As the new government has been slow to enact David Kendall’s proposed law changes, we’ve approached further sensible folks in the book world to ask what 10 laws they would pass if they were suddenly put in charge of absolutely everything.
For the second installment in the series we spoke to Anna McQuinn, of marvellous and inclusive independent publisher Alanna Books. We asked Anna how the law would change if she were in charge of the world.
Anna McQuinn’s Laws:
1. It would be a criminal offence to take a 32-page picture book and make a board book out of it without modifying it in any way, then present it as if it was within the reach of babies aged 6 months and up.
2. It would be illegal to have the concepts ‘rectangle’, ‘square’, ‘circle’, ‘triangle’ and any additional makey-uppy shapes in a board book (children who have three words: ‘Dada’ ‘Mama’ and ‘juice’ can not be expected to say ‘rectangle’ let alone understand the concept).
3. Board books teaching colours, counting and alphabets would also be illegal (though a less serious offence ”“ similar to possession with intent to supply class B drugs).
4. Anyone heard using the phrase ‘you’re too old for picture books’ would be forced to read War and Peace and other long books and not allowed to read magazines, cookbooks, craft books, art books, gardening books (in fact any book with images), to watch movies or TV or to visit an art gallery for 12 months. Anyone denying visual pleasure and literacy to others should be denied it themselves.
5. All children would have a right to see themselves and their experiences reflected in the books they read, as well as having books which open up new worlds, real and imaginary (the mirrors, windows and doors as coined by Rudine Sims Bishop, Professor Emerita of Education at Ohio State University). It would therefore follow that”¦
6. Every collection of books (whether in a bookshop, library, school or playgroup) would include as wide a range of characters, settings and plots as imaginably possible.
7. Anyone saying they would like to have a more inclusive collection, but the books are just not there, will be chained to a computer with internet connection and a list of excellent book sites and not released until they’ve sourced 50 brilliant inclusive books.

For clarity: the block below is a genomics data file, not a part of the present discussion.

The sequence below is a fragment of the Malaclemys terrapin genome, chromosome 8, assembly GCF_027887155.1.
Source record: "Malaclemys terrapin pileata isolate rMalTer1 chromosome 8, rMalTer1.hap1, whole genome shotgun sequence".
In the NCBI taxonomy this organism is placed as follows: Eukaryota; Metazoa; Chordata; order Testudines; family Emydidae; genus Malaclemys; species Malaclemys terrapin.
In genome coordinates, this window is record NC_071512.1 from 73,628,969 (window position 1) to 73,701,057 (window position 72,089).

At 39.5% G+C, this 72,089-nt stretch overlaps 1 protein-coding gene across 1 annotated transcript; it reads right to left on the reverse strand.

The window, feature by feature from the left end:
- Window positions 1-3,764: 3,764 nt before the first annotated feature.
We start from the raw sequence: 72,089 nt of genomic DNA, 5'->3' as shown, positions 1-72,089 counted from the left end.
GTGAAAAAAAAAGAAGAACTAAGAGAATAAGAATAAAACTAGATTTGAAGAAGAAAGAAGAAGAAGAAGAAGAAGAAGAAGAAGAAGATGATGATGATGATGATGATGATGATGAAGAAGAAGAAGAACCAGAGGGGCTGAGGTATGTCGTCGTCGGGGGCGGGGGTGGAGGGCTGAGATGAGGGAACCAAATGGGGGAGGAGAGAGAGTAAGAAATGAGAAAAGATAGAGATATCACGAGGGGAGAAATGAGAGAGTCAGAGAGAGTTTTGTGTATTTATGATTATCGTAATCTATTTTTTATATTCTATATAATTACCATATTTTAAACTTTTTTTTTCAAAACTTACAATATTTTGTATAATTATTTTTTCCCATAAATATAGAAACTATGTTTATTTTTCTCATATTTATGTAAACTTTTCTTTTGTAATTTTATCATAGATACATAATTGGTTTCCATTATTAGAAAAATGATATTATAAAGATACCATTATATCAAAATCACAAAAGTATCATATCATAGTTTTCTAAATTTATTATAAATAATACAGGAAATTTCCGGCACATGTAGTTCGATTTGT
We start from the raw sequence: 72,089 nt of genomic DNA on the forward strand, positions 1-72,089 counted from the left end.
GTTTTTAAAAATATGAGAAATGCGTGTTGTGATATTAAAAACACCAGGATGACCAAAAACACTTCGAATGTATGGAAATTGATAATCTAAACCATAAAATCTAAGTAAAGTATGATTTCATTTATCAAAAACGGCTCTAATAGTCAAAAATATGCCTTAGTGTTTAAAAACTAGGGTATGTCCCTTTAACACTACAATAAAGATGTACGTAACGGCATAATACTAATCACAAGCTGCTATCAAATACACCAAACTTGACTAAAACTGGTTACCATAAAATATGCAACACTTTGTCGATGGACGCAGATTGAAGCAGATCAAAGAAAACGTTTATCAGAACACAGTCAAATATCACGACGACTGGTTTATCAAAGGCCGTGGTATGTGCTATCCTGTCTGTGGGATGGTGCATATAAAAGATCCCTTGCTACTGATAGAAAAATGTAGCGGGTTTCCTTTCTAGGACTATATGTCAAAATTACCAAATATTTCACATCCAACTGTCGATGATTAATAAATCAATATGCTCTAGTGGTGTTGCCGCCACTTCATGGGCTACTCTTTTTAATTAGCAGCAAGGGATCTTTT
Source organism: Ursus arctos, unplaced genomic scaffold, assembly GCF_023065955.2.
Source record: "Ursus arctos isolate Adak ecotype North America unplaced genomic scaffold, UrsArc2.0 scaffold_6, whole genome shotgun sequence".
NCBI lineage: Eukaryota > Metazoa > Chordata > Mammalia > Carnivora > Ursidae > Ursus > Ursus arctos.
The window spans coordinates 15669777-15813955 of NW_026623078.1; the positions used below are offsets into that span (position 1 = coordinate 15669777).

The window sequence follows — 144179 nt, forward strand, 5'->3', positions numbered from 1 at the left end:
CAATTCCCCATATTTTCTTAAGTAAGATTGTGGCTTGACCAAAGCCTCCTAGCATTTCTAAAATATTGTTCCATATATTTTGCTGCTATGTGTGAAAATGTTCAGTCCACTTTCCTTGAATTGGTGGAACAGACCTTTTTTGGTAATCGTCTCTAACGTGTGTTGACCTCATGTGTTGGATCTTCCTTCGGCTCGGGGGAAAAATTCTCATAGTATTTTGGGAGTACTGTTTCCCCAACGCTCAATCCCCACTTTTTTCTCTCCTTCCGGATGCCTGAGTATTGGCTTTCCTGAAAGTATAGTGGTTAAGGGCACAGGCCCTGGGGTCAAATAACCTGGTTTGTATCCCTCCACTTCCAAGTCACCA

7., Sub-clause B: These books shall NOT be limited to folktales, books set in foreign/exotic places, books set in the past, and books about civil rights;
7., Sub-clause C: These books shall not be limited to stories where the character has to triumph over racism/homophobia/prejudice.
8. Anyone saying they don’t need inclusive books because their [delete as appropriate] library/shop/school doesn’t have children ‘like that’, will be invited to remove any other book featuring something they don’t have locally ”“ so into the skip go any books with bears, tigers, elephants, penguins, camels, tarantulas, dinosaurs, mammoths, volcanos, monsters, gremlins, hobbits (and, for Scottish readers, sunshine, tee hee!)
9. All storybooks will be shelved in alphabetical order. Books whose main character has a disability/is from a minority group/is gay or transgender will NOT be in a special section or on a special shelf with ‘other issue books’ (like books dealing with racism, the collapse of the rainforest or divorce). If I need to explain why, stay back and see me after school.
10. If these laws were followed, it would come to pass that all children would be enriched by books and we would witness their transformative power. Children would be affirmed by seeing themselves in stories and their own experiences explored by writers. Their imaginations would be fired by reading about people and situations which are far removed from their own experiences and their understanding and sympathy for others ”“ those similar and different ”“ would be nurtured by insights and understanding.
And I believe the world would be a happier, more peaceful place.